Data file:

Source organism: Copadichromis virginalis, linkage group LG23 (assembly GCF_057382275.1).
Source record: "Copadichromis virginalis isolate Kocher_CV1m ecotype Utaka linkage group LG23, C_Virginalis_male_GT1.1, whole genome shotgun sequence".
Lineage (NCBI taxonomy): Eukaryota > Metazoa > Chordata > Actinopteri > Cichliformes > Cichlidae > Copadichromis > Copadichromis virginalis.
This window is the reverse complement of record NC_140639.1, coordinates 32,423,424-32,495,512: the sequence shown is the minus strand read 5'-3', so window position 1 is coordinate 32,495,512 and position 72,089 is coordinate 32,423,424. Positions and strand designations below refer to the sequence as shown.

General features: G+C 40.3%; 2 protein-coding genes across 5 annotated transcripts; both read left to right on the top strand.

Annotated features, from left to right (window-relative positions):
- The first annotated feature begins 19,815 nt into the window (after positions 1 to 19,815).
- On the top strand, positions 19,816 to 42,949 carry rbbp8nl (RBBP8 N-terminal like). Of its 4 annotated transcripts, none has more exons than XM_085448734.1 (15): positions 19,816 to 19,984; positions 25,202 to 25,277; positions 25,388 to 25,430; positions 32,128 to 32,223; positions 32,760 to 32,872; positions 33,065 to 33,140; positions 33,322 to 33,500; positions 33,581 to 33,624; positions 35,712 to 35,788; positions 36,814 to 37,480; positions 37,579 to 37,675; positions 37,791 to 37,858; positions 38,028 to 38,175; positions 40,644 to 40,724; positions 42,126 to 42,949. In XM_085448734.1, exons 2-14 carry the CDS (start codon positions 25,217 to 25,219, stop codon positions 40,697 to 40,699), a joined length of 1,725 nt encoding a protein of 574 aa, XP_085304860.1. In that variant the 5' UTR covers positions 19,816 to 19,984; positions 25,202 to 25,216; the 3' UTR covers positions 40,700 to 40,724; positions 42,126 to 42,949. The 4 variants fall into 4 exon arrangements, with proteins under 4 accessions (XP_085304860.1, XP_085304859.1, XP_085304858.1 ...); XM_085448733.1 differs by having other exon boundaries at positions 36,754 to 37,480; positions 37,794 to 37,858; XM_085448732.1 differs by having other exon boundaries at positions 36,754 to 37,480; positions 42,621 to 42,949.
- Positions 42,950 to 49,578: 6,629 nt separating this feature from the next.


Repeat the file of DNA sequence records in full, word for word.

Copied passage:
Source organism: Copadichromis virginalis, linkage group LG23 (assembly GCF_057382275.1).
Source record: "Copadichromis virginalis isolate Kocher_CV1m ecotype Utaka linkage group LG23, C_Virginalis_male_GT1.1, whole genome shotgun sequence".
Lineage (NCBI taxonomy): Eukaryota > Metazoa > Chordata > Actinopteri > Cichliformes > Cichlidae > Copadichromis > Copadichromis virginalis.
This window is the reverse complement of record NC_140639.1, coordinates 32,423,424-32,495,512: the sequence shown is the minus strand read 5'-3', so window position 1 is coordinate 32,495,512 and position 72,089 is coordinate 32,423,424. Positions and strand designations below refer to the sequence as shown.

General features: G+C 40.3%; 2 protein-coding genes across 5 annotated transcripts; both read left to right on the top strand.

Annotated features, from left to right (window-relative positions):
- The first annotated feature begins 19,815 nt into the window (after positions 1 to 19,815).
- On the top strand, positions 19,816 to 42,949 carry rbbp8nl (RBBP8 N-terminal like). Of its 4 annotated transcripts, none has more exons than XM_085448734.1 (15): positions 19,816 to 19,984; positions 25,202 to 25,277; positions 25,388 to 25,430; positions 32,128 to 32,223; positions 32,760 to 32,872; positions 33,065 to 33,140; positions 33,322 to 33,500; positions 33,581 to 33,624; positions 35,712 to 35,788; positions 36,814 to 37,480; positions 37,579 to 37,675; positions 37,791 to 37,858; positions 38,028 to 38,175; positions 40,644 to 40,724; positions 42,126 to 42,949. In XM_085448734.1, exons 2-14 carry the CDS (start codon positions 25,217 to 25,219, stop codon positions 40,697 to 40,699), a joined length of 1,725 nt encoding a protein of 574 aa, XP_085304860.1. In that variant the 5' UTR covers positions 19,816 to 19,984; positions 25,202 to 25,216; the 3' UTR covers positions 40,700 to 40,724; positions 42,126 to 42,949. The 4 variants fall into 4 exon arrangements, with proteins under 4 accessions (XP_085304860.1, XP_085304859.1, XP_085304858.1 ...); XM_085448733.1 differs by having other exon boundaries at positions 36,754 to 37,480; positions 37,794 to 37,858; XM_085448732.1 differs by having other exon boundaries at positions 36,754 to 37,480; positions 42,621 to 42,949.
- Positions 42,950 to 49,578: 6,629 nt separating this feature from the next.